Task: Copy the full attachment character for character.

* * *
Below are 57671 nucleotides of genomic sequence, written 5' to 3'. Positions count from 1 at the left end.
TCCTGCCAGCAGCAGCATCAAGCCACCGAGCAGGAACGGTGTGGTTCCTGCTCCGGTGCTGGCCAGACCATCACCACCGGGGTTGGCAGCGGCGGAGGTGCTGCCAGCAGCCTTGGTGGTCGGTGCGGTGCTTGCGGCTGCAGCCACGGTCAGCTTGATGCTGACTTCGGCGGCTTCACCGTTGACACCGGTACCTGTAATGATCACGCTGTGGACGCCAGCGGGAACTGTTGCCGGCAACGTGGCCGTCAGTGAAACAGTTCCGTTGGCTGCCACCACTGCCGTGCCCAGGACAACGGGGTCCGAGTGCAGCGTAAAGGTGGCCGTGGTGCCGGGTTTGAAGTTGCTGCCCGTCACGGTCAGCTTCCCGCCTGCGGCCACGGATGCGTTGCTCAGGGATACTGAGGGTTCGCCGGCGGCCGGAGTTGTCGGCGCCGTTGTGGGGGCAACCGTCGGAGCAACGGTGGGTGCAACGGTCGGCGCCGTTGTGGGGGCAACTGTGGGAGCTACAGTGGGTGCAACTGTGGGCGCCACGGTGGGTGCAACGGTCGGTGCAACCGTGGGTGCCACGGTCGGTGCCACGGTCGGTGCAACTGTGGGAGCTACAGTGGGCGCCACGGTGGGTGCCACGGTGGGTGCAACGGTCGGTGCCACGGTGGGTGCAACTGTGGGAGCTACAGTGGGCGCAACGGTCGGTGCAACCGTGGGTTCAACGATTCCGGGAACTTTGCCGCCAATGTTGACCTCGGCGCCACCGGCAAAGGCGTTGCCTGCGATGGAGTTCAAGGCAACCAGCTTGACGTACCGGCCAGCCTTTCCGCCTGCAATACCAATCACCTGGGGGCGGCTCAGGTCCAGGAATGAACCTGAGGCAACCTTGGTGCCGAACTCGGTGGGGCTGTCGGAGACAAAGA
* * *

Below are 57671 nucleotides of genomic sequence, written 5' to 3'. Positions count from 1 at the left end.
TCCTGCCAGCAGCAGCATCAAGCCACCGAGCAGGAACGGTGTGGTTCCTGCTCCGGTGCTGGCCAGACCATCACCACCGGGGTTGGCAGCGGCGGAGGTGCTGCCAGCAGCCTTGGTGGTCGGTGCGGTGCTTGCGGCTGCAGCCACGGTCAGCTTGATGCTGACTTCGGCGGCTTCACCGTTGACACCGGTACCTGTAATGATCACGCTGTGGACGCCAGCGGGAACTGTTGCCGGCAACGTGGCCGTCAGTGAAACAGTTCCGTTGGCTGCCACCACTGCCGTGCCCAGGACAACGGGGTCCGAGTGCAGCGTAAAGGTGGCCGTGGTGCCGGGTTTGAAGTTGCTGCCCGTCACGGTCAGCTTCCCGCCTGCGGCCACGGATGCGTTGCTCAGGGATACTGAGGGTTCGCCGGCGGCCGGAGTTGTCGGCGCCGTTGTGGGGGCAACCGTCGGAGCAACGGTGGGTGCAACGGTCGGCGCCGTTGTGGGGGCAACTGTGGGAGCTACAGTGGGTGCAACTGTGGGCGCCACGGTGGGTGCAACGGTCGGTGCAACCGTGGGTGCCACGGTCGGTGCCACGGTCGGTGCAACTGTGGGAGCTACAGTGGGCGCCACGGTGGGTGCCACGGTGGGTGCAACGGTCGGTGCCACGGTGGGTGCAACTGTGGGAGCTACAGTGGGCGCAACGGTCGGTGCAACCGTGGGTTCAACGATTCCGGGAACTTTGCCGCCAATGTTGACCTCGGCGCCACCGGCAAAGGCGTTGCCTGCGATGGAGTTCAAGGCAACCAGCTTGACGTACCGGCCAGCCTTTCCGCCTGCAATACCAATCACCTGGGGGCGGCTCAGGTCCAGGAATGAACCTGAGGCAACCTTGGTGCCGAACTCGGTGGGGCTGTCGGAGACAAAGA